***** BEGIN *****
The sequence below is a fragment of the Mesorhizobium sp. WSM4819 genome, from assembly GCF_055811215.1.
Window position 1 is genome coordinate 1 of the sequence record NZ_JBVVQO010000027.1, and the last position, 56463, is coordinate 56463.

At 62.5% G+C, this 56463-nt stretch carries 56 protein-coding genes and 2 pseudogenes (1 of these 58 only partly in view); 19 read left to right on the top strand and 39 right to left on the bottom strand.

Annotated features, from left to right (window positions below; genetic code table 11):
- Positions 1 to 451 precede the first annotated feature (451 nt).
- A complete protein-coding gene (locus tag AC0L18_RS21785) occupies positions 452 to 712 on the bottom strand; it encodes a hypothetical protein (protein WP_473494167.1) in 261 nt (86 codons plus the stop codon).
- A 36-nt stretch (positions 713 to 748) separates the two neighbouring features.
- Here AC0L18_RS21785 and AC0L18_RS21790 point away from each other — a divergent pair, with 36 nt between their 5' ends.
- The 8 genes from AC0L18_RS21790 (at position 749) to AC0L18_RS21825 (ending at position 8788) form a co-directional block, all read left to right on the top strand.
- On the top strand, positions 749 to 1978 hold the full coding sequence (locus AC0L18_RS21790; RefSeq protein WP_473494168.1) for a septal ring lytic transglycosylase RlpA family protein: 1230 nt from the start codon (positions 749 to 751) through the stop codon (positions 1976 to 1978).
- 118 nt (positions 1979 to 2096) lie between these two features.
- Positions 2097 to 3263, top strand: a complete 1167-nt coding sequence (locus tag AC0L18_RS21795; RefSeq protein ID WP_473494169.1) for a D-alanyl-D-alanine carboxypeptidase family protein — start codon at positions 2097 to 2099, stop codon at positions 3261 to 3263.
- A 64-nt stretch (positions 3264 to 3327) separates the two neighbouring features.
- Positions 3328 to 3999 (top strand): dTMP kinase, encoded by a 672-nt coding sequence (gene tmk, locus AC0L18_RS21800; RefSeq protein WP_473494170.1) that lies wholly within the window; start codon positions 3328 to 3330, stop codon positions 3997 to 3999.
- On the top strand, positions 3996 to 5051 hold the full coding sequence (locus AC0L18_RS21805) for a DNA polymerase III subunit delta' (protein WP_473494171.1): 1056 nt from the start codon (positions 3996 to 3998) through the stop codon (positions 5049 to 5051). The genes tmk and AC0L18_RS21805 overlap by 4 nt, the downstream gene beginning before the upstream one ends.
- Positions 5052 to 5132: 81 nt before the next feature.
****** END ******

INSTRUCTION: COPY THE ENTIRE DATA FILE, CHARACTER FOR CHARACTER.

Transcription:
The sequence below is a fragment of the Mesorhizobium sp. WSM4819 genome, from assembly GCF_055811215.1.
Window position 1 is genome coordinate 1 of the sequence record NZ_JBVVQO010000027.1, and the last position, 56463, is coordinate 56463.

At 62.5% G+C, this 56463-nt stretch carries 56 protein-coding genes and 2 pseudogenes (1 of these 58 only partly in view); 19 read left to right on the top strand and 39 right to left on the bottom strand.

Annotated features, from left to right (window positions below; genetic code table 11):
- Positions 1 to 451 precede the first annotated feature (451 nt).
- A complete protein-coding gene (locus tag AC0L18_RS21785) occupies positions 452 to 712 on the bottom strand; it encodes a hypothetical protein (protein WP_473494167.1) in 261 nt (86 codons plus the stop codon).
- A 36-nt stretch (positions 713 to 748) separates the two neighbouring features.
- Here AC0L18_RS21785 and AC0L18_RS21790 point away from each other — a divergent pair, with 36 nt between their 5' ends.
- The 8 genes from AC0L18_RS21790 (at position 749) to AC0L18_RS21825 (ending at position 8788) form a co-directional block, all read left to right on the top strand.
- On the top strand, positions 749 to 1978 hold the full coding sequence (locus AC0L18_RS21790; RefSeq protein WP_473494168.1) for a septal ring lytic transglycosylase RlpA family protein: 1230 nt from the start codon (positions 749 to 751) through the stop codon (positions 1976 to 1978).
- 118 nt (positions 1979 to 2096) lie between these two features.
- Positions 2097 to 3263, top strand: a complete 1167-nt coding sequence (locus tag AC0L18_RS21795; RefSeq protein ID WP_473494169.1) for a D-alanyl-D-alanine carboxypeptidase family protein — start codon at positions 2097 to 2099, stop codon at positions 3261 to 3263.
- A 64-nt stretch (positions 3264 to 3327) separates the two neighbouring features.
- Positions 3328 to 3999 (top strand): dTMP kinase, encoded by a 672-nt coding sequence (gene tmk, locus AC0L18_RS21800; RefSeq protein WP_473494170.1) that lies wholly within the window; start codon positions 3328 to 3330, stop codon positions 3997 to 3999.
- On the top strand, positions 3996 to 5051 hold the full coding sequence (locus AC0L18_RS21805) for a DNA polymerase III subunit delta' (protein WP_473494171.1): 1056 nt from the start codon (positions 3996 to 3998) through the stop codon (positions 5049 to 5051). The genes tmk and AC0L18_RS21805 overlap by 4 nt, the downstream gene beginning before the upstream one ends.
- Positions 5052 to 5132: 81 nt before the next feature.